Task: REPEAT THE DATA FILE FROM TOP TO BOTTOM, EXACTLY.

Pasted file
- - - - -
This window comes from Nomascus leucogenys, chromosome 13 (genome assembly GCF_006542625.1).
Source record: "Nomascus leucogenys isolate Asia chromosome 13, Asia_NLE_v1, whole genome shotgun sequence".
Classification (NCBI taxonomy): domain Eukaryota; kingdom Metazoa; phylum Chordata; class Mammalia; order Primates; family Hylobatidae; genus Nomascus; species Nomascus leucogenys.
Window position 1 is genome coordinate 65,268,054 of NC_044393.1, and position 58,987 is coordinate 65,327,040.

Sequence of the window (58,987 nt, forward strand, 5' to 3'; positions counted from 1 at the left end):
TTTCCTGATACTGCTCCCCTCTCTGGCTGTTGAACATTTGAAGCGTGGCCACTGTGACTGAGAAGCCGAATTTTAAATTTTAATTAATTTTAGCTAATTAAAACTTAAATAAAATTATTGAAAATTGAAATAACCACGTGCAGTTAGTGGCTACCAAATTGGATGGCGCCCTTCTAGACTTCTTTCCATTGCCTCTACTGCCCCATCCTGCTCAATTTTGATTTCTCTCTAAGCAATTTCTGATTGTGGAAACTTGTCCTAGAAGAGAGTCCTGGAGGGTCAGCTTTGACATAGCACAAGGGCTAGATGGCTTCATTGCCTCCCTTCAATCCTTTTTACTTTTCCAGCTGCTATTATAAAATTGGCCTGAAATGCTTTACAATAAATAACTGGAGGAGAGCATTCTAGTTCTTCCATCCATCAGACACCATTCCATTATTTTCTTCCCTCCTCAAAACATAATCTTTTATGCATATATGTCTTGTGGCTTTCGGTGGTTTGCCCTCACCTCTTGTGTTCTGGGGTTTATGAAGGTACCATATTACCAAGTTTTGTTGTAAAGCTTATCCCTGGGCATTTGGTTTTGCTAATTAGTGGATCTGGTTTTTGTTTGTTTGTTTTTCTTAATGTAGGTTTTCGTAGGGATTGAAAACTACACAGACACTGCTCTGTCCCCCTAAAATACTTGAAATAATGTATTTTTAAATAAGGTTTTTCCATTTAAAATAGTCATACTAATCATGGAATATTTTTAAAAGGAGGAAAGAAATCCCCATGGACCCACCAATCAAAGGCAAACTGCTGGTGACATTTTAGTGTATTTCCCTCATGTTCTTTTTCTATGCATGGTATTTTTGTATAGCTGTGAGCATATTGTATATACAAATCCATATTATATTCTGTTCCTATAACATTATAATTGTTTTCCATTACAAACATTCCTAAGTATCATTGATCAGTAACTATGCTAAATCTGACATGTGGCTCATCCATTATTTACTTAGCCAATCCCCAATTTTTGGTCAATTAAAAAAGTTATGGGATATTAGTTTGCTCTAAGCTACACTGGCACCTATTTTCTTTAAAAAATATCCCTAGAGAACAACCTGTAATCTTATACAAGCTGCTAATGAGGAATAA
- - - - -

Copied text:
This window comes from Nomascus leucogenys, chromosome 13 (genome assembly GCF_006542625.1).
Source record: "Nomascus leucogenys isolate Asia chromosome 13, Asia_NLE_v1, whole genome shotgun sequence".
Classification (NCBI taxonomy): domain Eukaryota; kingdom Metazoa; phylum Chordata; class Mammalia; order Primates; family Hylobatidae; genus Nomascus; species Nomascus leucogenys.
Window position 1 is genome coordinate 65,268,054 of NC_044393.1, and position 58,987 is coordinate 65,327,040.

Sequence of the window (58,987 nt, forward strand, 5' to 3'; positions counted from 1 at the left end):
TTTCCTGATACTGCTCCCCTCTCTGGCTGTTGAACATTTGAAGCGTGGCCACTGTGACTGAGAAGCCGAATTTTAAATTTTAATTAATTTTAGCTAATTAAAACTTAAATAAAATTATTGAAAATTGAAATAACCACGTGCAGTTAGTGGCTACCAAATTGGATGGCGCCCTTCTAGACTTCTTTCCATTGCCTCTACTGCCCCATCCTGCTCAATTTTGATTTCTCTCTAAGCAATTTCTGATTGTGGAAACTTGTCCTAGAAGAGAGTCCTGGAGGGTCAGCTTTGACATAGCACAAGGGCTAGATGGCTTCATTGCCTCCCTTCAATCCTTTTTACTTTTCCAGCTGCTATTATAAAATTGGCCTGAAATGCTTTACAATAAATAACTGGAGGAGAGCATTCTAGTTCTTCCATCCATCAGACACCATTCCATTATTTTCTTCCCTCCTCAAAACATAATCTTTTATGCATATATGTCTTGTGGCTTTCGGTGGTTTGCCCTCACCTCTTGTGTTCTGGGGTTTATGAAGGTACCATATTACCAAGTTTTGTTGTAAAGCTTATCCCTGGGCATTTGGTTTTGCTAATTAGTGGATCTGGTTTTTGTTTGTTTGTTTTTCTTAATGTAGGTTTTCGTAGGGATTGAAAACTACACAGACACTGCTCTGTCCCCCTAAAATACTTGAAATAATGTATTTTTAAATAAGGTTTTTCCATTTAAAATAGTCATACTAATCATGGAATATTTTTAAAAGGAGGAAAGAAATCCCCATGGACCCACCAATCAAAGGCAAACTGCTGGTGACATTTTAGTGTATTTCCCTCATGTTCTTTTTCTATGCATGGTATTTTTGTATAGCTGTGAGCATATTGTATATACAAATCCATATTATATTCTGTTCCTATAACATTATAATTGTTTTCCATTACAAACATTCCTAAGTATCATTGATCAGTAACTATGCTAAATCTGACATGTGGCTCATCCATTATTTACTTAGCCAATCCCCAATTTTTGGTCAATTAAAAAAGTTATGGGATATTAGTTTGCTCTAAGCTACACTGGCACCTATTTTCTTTAAAAAATATCCCTAGAGAACAACCTGTAATCTTATACAAGCTGCTAATGAGGAATAA